Engineering WINS

Engaging Women in Engineering: Training Mentors to Make a Difference (EngWINS) NSF Grant #1849735

two teenage girls stand in front of white board with paper 

The Academy of Natural Sciences of Drexel University is modifying its nationally recognized Women In Natural Sciences (WINS) program to meet the needs of female students and professionals in engineering. In collaboration with Drexel's College of Engineering and School of Education and the Philadelphia Education Fund, the Engineering WINS (EngWINS) program is developing the capabilities of working engineers and faculty to serve as mentors in a new initiative to develop interest, self-efficacy and persistence in engineering careers among urban high school women in grades 9–12 (100% low income; 85% minoritized youth).

WINS already has a proven track record of increasing the number of students pursuing STEM majors and careers. In 2019, the National Science Foundation awarded WINS with a grant to increase participant interest in pursuing higher education and careers in engineering. We want to dismantle implicit biases that discourage students from considering engineering as an option. We are modifying our curriculum to incorporate engineering design concepts as they relate to the natural sciences, allowing participants to explore engineering in conjunction with the environmental. Participants will then be paired with mentors in engineering, providing more immersive experiences in various branches of engineering.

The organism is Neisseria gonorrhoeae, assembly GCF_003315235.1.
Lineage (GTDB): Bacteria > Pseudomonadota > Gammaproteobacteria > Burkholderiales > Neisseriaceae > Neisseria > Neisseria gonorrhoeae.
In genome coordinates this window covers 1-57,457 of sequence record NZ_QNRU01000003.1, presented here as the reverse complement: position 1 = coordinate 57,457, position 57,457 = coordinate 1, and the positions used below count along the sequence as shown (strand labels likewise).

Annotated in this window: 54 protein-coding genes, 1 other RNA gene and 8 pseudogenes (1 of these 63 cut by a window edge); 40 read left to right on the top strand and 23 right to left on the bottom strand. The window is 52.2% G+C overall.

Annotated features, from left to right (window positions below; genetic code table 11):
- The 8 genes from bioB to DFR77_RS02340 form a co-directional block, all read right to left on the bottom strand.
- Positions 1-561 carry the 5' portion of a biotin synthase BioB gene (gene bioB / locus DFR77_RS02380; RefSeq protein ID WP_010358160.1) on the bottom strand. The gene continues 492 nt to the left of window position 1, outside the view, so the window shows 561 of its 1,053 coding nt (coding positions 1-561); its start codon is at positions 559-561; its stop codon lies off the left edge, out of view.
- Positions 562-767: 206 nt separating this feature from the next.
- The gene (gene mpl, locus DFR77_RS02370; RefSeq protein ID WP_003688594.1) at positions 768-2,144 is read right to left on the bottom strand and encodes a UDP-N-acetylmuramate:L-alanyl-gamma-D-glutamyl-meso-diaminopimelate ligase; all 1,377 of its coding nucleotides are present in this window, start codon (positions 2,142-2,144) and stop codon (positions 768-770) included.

Many studies demonstrate that when mentors and mentees are from similar backgrounds, gains among students are maximized. But when homogeneous populations dominate STEM fields, there is little opportunity to match mentor-mentee pairs by ethnicity or gender. This project is investigating how and to what extent a largely homogeneous group of working engineers can enter into mentoring relationships that increase participation in their field by under-represented populations. We will enroll adult mentor candidates into a full year of training in culturally relevant pedagogies and ways to combat stereotype barriers and implicit biases prior to entering into mentoring relationships and engage them in the design of a new curriculum that sparks and sustains the interests of adolescent women of color in the multidisciplinary field of engineering.

We are studying:

  1. To what extent does training in culturally responsive pedagogies and anti-discriminatory frameworks shift adult mentors' mindsets and dispositions toward their work with EngWINS students and in other teaching contexts or workplace interactions with women and minorities?
  2. To what extent do pairings of mentors and mentees from different backgrounds influence students' interest, self-efficacy and persistence in engineering education and careers?
  3. To what extent does interest, self-efficacy and persistence in engineering differ between EngWINS students who have a mentor vs. those who only experience the EngWINS curriculum?

This material is based upon work supported by the National Science Foundation under Grant #1849735. Any opinions, findings and conclusions or recommendations expressed in this material are those of the author(s) and do not necessarily reflect the views of the National Science Foundation.